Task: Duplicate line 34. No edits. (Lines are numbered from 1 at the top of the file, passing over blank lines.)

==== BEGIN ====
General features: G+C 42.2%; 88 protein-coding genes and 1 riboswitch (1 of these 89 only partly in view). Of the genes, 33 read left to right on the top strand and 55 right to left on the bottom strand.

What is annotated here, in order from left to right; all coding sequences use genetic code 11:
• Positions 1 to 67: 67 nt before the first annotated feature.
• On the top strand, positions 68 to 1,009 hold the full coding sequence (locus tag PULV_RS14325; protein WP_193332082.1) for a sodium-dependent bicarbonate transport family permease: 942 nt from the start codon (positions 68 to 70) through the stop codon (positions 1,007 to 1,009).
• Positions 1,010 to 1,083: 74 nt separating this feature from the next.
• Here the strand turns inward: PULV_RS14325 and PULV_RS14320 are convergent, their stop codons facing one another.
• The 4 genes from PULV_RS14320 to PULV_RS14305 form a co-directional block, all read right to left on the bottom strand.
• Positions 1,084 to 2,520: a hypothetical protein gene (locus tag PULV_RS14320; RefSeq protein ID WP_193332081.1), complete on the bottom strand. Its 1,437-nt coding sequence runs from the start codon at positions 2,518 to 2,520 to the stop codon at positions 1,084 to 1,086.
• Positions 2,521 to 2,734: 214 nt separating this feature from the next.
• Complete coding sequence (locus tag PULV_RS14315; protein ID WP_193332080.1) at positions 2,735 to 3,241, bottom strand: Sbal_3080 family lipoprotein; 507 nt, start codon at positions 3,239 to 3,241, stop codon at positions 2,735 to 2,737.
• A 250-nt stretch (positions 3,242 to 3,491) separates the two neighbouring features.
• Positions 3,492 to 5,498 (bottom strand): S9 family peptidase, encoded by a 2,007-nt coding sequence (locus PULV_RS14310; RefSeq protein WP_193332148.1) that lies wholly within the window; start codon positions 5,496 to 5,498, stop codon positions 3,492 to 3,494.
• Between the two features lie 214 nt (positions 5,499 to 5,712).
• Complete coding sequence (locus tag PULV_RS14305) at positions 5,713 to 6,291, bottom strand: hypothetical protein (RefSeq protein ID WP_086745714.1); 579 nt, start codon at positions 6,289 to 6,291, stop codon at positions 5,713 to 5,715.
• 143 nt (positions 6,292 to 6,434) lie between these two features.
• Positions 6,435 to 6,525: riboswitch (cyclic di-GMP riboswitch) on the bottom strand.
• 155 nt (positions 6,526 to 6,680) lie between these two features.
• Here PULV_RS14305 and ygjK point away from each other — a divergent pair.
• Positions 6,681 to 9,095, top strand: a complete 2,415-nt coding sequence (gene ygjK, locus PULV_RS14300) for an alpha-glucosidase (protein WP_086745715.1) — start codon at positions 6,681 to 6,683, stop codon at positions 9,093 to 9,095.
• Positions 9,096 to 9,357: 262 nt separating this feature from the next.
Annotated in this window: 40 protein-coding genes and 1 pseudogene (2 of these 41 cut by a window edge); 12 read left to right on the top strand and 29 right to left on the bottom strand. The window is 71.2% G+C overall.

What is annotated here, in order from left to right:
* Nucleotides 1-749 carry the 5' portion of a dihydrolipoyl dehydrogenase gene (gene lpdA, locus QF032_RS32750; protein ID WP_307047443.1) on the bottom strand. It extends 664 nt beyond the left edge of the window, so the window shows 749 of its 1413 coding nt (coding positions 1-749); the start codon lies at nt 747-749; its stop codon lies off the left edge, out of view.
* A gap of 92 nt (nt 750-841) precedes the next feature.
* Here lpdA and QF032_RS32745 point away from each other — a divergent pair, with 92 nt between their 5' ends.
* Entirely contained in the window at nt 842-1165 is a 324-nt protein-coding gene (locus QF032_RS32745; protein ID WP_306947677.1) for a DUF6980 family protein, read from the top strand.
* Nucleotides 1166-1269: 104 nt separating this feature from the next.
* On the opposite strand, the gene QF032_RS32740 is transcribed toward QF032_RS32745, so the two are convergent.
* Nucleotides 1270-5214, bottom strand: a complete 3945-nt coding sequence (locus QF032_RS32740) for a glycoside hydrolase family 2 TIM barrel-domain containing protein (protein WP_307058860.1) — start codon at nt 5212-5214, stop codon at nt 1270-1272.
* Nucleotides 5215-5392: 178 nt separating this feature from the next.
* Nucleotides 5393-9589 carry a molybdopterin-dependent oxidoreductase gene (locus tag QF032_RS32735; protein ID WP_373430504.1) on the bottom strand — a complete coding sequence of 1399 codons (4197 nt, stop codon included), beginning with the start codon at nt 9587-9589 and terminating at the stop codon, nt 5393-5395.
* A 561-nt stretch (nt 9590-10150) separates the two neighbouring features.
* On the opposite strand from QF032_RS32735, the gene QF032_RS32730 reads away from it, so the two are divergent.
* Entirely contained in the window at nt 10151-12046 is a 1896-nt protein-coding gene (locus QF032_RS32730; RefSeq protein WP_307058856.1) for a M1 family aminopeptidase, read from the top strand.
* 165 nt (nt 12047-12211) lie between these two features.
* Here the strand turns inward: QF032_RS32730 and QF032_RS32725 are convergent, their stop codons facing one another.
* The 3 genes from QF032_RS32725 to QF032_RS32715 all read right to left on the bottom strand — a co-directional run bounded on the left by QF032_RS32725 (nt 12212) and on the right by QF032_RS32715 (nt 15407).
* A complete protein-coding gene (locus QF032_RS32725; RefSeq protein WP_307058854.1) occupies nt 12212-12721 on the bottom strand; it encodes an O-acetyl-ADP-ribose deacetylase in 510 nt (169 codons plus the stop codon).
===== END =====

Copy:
* Entirely contained in the window at nt 10151-12046 is a 1896-nt protein-coding gene (locus QF032_RS32730; RefSeq protein WP_307058856.1) for a M1 family aminopeptidase, read from the top strand.